We’ve all been there.
You’re sitting at your desk, fingers flying across your keyboard. Your hero and heroine are in the middle of a conflict and…wait. How does he react when she turns to walk away from him?
Every action our characters make is determined by their background. Their backstory.
Let’s look at the hero in my September release from Love Inspired as an example.
Nate Colby is a Civil War veteran. He had been part of the Union Cavalry during the last couple years of the war. During one campaign, he was ordered to move a wagon load of explosives out of a burning barn. He hitched a team of mules to the wagon, but the mules balked. They refused to pull the wagon out of the barn.
The explosion nearly killed Nate, but more importantly, the experience was the beginning of a series of events that convinced him he lacks something in his makeup that other men possess. Something inside him causes him to fail every time he attempts something important.
It also caused him to hate and distrust mules.
Fast forward twelve years. During the intervening time Nate’s view of his shortcomings has been reinforced over and over. His parents died while he and his brother were in the army. His sister disappeared into the west and became a prostitute. His brother’s children were left orphans when Nate wasn’t able to save his brother and sister-in-law from the house fire that killed them.
And his nephew’s favorite friend is his pet mule, Loretta.
Now Nate is left with his nephew and nieces to care for, but the past still haunts him. It affects every move, every decision. And as the story progresses, the reader gets glimpses of Nate’s backstory. It unfolds when it needs to in order to give Nate’s character depth.
But Nate’s backstory is so much more important than to make his character interesting to the reader.
Without knowing his backstory, I would be at a loss whenever he appears in a scene or when there is a plot twist.
For example, the heroine, Sarah, is a crusader, seeking to save the poor lost prostitutes in Deadwood. She is extremely naïve and idealistic at the beginning of the story, and enthusiastically recruits Nate to help her.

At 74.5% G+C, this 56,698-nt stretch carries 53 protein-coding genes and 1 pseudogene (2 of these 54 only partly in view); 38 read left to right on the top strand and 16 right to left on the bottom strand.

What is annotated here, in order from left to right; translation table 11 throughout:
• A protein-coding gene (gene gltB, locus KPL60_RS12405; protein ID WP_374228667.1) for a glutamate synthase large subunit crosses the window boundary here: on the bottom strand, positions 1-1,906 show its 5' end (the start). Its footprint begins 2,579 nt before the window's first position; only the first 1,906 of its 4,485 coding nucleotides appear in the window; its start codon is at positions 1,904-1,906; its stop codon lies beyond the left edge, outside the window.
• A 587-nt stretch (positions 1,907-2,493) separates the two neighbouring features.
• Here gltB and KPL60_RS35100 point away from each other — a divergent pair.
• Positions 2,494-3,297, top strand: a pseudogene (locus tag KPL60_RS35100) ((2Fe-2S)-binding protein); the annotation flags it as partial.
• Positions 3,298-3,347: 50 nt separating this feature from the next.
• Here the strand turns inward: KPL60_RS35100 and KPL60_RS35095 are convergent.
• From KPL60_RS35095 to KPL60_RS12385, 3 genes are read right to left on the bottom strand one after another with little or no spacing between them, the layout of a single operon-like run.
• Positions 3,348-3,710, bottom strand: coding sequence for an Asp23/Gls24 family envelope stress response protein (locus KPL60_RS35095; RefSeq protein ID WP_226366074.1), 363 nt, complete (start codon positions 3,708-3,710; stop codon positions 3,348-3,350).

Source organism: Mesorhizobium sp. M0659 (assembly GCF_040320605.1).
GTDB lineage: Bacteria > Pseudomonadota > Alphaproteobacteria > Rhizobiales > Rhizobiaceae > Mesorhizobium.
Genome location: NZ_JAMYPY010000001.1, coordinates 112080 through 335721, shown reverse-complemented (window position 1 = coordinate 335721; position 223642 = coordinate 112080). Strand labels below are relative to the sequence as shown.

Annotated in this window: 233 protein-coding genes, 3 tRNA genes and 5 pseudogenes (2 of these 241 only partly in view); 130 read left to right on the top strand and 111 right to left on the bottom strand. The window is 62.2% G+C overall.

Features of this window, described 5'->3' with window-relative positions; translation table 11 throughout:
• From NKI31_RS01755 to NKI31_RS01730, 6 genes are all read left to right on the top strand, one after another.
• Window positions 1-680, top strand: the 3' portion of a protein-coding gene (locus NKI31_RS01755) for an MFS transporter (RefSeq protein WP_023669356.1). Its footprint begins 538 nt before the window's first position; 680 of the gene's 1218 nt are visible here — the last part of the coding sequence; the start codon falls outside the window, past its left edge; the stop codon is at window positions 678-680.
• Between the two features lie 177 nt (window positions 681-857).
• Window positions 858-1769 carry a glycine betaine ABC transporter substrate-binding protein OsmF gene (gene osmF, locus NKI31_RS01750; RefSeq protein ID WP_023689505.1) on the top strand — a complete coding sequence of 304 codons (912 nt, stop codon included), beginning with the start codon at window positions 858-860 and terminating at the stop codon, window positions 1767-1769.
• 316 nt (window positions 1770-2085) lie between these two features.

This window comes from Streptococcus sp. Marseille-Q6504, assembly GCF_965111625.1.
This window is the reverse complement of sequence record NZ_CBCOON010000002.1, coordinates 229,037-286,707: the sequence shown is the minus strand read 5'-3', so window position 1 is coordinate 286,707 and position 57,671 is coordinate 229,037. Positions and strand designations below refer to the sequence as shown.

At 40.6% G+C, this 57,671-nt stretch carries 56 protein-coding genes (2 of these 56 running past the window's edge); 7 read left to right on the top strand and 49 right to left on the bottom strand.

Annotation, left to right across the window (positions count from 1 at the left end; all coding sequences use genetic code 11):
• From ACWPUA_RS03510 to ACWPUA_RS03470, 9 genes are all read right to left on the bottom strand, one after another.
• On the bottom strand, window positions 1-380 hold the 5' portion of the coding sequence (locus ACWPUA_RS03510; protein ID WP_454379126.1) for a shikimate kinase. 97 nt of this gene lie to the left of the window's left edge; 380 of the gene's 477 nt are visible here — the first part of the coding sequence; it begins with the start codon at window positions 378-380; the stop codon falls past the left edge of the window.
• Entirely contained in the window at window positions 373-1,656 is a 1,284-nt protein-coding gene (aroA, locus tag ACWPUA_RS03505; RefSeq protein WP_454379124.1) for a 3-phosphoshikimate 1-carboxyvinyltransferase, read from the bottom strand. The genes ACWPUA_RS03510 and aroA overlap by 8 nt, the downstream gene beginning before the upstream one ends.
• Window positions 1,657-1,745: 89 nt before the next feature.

How does he respond? We – as readers – already know this part of Nate’s backstory. Remember the sister who disappeared twelve years ago? Nate’s experience with his sister gives him an insight into the life of a saloon girl that Sarah doesn’t have. He not only keeps her enthusiasm grounded in reality, but he agrees to help her, even though he’s afraid the plan is doomed if he has any part in it.
Nate’s backstory drives his decision to help Sarah and his feelings about that decision. It affects all of his actions as they carry out Sarah’s plans to help one of the soiled doves in the mining camp. And it provides the starting point for the change his character goes through in the course of the story.
Writing my character’s backstory is a major part of getting to know my characters before I ever start writing my stories. It gives them life!
What about you? How far into your characters’ back stories to you go when you’re developing your next book?
2 Replies to “Give Your Characters a Life!”
I try to go back to childhood to see what formed them to be the way they are. No parent, parent lacking skills to care, alcoholic, or whatever formed them. In my WIP my heroine is raised by her dad and three older brothers. I think my childhood shaped me, and I figure it works that way for my characters, too.
Have a great weekend!
Hi Jackie! You’re so right – everything in our character’s life affects them, from childhood on up.
You have a great weekend, too!
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